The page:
When students and academics repeat this kind of crap to each other, they are reflecting a narrative driven by white conservatives who have hijacked the discussion about Affirmative Action. They are reflecting the insecurity of white people who aren’t used to sharing their power. They are trying to hurt you. And they might succeed. But don’t let their attempts to claim power over you succeed. If it hurts, nourish your soul, whether it be with music, friends, family, Jesus, anime, K-dramas, Real Housewives of Atlanta, or whatever works for you.

You are entitled to walk away from the people who say these things to you. If they are in your study group, you are entitled to tell them you want to focus on physics. You are also entitled to cry. You are entitled to get angry. You are entitled to think and say that what they just said to you was fucked up. These are all perfectly reasonable reactions to people who are being spiteful and mean, no matter how innocent they might want to pretend they are being. There is never any reason to tell a marginalized student that they didn’t earn the opportunities they have been given unless the person saying so wants to put that person in their place. It is a long-winded, “intellectual sounding” way of saying, “know your place, boy!” Some will claim “it’s just an academic discussion.” But since when is it acceptable for academic discussions to be so completely afactual and ahistorical? This isn’t logic; it’s hate.

Ironically, if Affirmative Action were some kind of all powerful mechanism, the demographics of pretty much everything in academia would look different. There would be more than ~20 Black women faculty in physics and astronomy at the top 100 PhD granting institutions in the U.S., for example. Affirmative Action isn’t magic and doesn’t even solve much for people of color in academia. Quotas, which might have been the most direct way to force change, have been illegal in the U.S. since 1979.

Recently a man e-mailed me and called me a “giddy colored girl pretending to be a scientist.” That is the hallmark language of a white supremacist who feels threatened by my position of prominence and achievement in society. Do not let small, frightened people like that man steal your sunshine. Do not let them hijack physics. The universe is ours too. They’ve gotten away with stealing all the toys and refusing to share them for long enough. ❤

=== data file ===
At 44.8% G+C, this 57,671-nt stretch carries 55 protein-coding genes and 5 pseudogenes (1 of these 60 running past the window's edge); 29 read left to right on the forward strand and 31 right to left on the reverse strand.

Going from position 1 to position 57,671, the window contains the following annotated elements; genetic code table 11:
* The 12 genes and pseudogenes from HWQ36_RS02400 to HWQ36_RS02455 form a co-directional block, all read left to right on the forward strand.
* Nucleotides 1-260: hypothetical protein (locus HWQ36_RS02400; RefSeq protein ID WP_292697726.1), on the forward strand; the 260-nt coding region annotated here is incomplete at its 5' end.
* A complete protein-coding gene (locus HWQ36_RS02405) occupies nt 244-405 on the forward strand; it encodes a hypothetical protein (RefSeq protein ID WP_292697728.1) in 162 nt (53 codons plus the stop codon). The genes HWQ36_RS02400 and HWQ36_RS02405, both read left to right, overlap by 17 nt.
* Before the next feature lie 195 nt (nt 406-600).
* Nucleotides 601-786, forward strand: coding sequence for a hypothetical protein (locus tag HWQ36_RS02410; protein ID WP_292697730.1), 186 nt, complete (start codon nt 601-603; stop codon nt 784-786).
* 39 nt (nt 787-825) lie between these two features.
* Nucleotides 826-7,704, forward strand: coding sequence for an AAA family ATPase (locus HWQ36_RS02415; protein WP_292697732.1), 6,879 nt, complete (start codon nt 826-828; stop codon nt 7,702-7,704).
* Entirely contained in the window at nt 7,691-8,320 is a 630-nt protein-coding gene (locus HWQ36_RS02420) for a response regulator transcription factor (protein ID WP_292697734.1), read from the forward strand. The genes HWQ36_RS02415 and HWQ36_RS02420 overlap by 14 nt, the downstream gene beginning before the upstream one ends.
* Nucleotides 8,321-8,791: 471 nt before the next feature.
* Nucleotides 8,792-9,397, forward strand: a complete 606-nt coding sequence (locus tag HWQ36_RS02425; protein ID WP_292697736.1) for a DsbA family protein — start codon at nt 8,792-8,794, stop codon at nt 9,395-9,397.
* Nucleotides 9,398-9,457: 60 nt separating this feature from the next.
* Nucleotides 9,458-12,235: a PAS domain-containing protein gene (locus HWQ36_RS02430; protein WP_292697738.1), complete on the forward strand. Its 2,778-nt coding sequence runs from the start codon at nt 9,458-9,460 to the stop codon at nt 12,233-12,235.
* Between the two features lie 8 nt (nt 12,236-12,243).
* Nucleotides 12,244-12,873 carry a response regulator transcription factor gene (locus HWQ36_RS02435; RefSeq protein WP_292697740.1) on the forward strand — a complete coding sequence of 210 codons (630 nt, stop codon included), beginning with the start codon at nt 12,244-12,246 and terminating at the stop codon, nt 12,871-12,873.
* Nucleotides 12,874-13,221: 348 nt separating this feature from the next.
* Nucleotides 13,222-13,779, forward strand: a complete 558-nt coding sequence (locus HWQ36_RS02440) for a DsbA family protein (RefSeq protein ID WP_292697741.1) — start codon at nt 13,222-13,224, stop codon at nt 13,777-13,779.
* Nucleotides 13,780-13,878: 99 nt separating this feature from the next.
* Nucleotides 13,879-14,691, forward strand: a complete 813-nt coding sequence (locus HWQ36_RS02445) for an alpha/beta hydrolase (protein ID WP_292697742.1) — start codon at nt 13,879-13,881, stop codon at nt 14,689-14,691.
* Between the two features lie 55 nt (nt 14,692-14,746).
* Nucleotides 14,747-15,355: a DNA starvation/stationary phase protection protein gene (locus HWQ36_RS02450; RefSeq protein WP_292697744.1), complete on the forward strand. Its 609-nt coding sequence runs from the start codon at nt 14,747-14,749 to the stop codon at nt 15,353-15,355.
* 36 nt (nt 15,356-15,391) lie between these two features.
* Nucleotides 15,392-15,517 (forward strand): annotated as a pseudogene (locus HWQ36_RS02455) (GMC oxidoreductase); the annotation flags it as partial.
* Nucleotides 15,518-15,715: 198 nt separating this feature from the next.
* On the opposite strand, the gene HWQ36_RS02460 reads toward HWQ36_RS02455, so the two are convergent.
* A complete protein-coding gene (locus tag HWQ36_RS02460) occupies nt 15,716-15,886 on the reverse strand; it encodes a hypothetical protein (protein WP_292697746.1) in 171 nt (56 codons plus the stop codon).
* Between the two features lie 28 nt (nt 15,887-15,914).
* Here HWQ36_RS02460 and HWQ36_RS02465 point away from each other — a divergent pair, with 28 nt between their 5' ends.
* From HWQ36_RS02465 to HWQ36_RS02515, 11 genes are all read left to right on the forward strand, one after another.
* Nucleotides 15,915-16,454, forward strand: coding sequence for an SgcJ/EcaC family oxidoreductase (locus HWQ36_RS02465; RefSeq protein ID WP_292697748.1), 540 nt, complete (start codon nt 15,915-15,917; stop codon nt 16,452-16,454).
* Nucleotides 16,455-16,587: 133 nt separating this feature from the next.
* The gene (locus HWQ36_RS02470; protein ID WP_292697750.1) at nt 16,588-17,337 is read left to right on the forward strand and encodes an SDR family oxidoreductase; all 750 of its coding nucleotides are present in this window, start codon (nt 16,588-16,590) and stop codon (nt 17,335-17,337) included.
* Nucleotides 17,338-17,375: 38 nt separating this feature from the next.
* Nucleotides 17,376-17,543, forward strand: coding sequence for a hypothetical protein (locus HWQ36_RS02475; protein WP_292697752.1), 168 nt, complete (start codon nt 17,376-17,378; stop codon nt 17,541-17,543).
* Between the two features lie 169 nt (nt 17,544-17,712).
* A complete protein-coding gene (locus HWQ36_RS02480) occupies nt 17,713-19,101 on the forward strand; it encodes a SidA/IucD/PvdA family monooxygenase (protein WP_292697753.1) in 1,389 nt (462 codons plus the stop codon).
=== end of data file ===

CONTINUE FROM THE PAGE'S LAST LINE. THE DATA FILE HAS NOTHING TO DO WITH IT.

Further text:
Still to come this series: the GRE, grad admissions, and wow, that PhD though. Also, recommendations for faculty and departments, who need to do a hell of a lot better by their URM students.

*Extra historical context: Here in the U.S. the evolution of this preference for whiteness began in 1492 with the doctrine that Native Americans did not own their land and were specimens for collection and forced labor by Columbus. Institutionalized discrimination against everyone else began in the 17th century, when the first African slaves arrived in the Virginia Colony. Not long after, whiteness laws ensured that Irish indentured servants and African slaves would never unite politically against the landed English by giving the Irish rights that the Africans did not have. During this era, chattel slavery was cemented as the economic foundation of the community that would become the United States. Meanwhile, the physical foundation was cultural and physical genocide and dispossession of Native American peoples and eventually the mixed communities that made up Mexico (Hi, American southwest).
**I actually think affirmative action should be expanded to include Asian Americans who are members of underrepresented ethnicities, such as Hmong and Cambodian. But the historical context for discrimination against various Asian American ethnicities is quite different than for Blacks, Latin@s and Native Americans.